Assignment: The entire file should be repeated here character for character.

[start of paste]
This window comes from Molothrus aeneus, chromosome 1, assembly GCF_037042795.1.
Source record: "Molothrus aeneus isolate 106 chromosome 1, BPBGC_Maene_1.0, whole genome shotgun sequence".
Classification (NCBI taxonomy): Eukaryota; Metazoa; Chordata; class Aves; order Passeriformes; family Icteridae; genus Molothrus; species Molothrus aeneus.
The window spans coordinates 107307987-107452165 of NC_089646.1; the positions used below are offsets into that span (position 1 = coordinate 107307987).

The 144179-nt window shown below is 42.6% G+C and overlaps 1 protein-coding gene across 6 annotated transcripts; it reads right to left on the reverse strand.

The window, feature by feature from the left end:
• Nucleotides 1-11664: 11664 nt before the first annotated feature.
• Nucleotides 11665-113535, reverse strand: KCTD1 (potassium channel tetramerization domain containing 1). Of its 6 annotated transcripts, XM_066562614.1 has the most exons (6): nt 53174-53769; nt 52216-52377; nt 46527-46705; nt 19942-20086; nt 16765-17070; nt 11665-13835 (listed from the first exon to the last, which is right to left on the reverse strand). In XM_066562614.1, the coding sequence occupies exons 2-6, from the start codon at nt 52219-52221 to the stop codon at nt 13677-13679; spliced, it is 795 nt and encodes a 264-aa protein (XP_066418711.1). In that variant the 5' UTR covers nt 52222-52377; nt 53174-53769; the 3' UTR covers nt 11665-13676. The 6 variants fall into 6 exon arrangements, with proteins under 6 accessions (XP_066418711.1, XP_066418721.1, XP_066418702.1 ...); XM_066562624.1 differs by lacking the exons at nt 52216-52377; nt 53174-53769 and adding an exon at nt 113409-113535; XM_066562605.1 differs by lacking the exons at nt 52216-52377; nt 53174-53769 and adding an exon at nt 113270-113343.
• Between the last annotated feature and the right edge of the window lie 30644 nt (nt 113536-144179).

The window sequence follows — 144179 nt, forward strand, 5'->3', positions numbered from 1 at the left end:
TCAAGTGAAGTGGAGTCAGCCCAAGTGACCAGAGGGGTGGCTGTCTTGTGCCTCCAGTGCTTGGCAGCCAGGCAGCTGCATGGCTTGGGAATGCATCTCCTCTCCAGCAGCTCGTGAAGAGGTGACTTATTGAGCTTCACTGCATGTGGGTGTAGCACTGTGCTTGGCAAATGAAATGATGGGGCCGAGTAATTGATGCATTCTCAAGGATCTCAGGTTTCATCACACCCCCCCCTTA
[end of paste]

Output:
This window comes from Molothrus aeneus, chromosome 1, assembly GCF_037042795.1.
Source record: "Molothrus aeneus isolate 106 chromosome 1, BPBGC_Maene_1.0, whole genome shotgun sequence".
Classification (NCBI taxonomy): Eukaryota; Metazoa; Chordata; class Aves; order Passeriformes; family Icteridae; genus Molothrus; species Molothrus aeneus.
The window spans coordinates 107307987-107452165 of NC_089646.1; the positions used below are offsets into that span (position 1 = coordinate 107307987).

The 144179-nt window shown below is 42.6% G+C and overlaps 1 protein-coding gene across 6 annotated transcripts; it reads right to left on the reverse strand.

The window, feature by feature from the left end:
• Nucleotides 1-11664: 11664 nt before the first annotated feature.
• Nucleotides 11665-113535, reverse strand: KCTD1 (potassium channel tetramerization domain containing 1). Of its 6 annotated transcripts, XM_066562614.1 has the most exons (6): nt 53174-53769; nt 52216-52377; nt 46527-46705; nt 19942-20086; nt 16765-17070; nt 11665-13835 (listed from the first exon to the last, which is right to left on the reverse strand). In XM_066562614.1, the coding sequence occupies exons 2-6, from the start codon at nt 52219-52221 to the stop codon at nt 13677-13679; spliced, it is 795 nt and encodes a 264-aa protein (XP_066418711.1). In that variant the 5' UTR covers nt 52222-52377; nt 53174-53769; the 3' UTR covers nt 11665-13676. The 6 variants fall into 6 exon arrangements, with proteins under 6 accessions (XP_066418711.1, XP_066418721.1, XP_066418702.1 ...); XM_066562624.1 differs by lacking the exons at nt 52216-52377; nt 53174-53769 and adding an exon at nt 113409-113535; XM_066562605.1 differs by lacking the exons at nt 52216-52377; nt 53174-53769 and adding an exon at nt 113270-113343.
• Between the last annotated feature and the right edge of the window lie 30644 nt (nt 113536-144179).

The window sequence follows — 144179 nt, forward strand, 5'->3', positions numbered from 1 at the left end:
TCAAGTGAAGTGGAGTCAGCCCAAGTGACCAGAGGGGTGGCTGTCTTGTGCCTCCAGTGCTTGGCAGCCAGGCAGCTGCATGGCTTGGGAATGCATCTCCTCTCCAGCAGCTCGTGAAGAGGTGACTTATTGAGCTTCACTGCATGTGGGTGTAGCACTGTGCTTGGCAAATGAAATGATGGGGCCGAGTAATTGATGCATTCTCAAGGATCTCAGGTTTCATCACACCCCCCCCTTA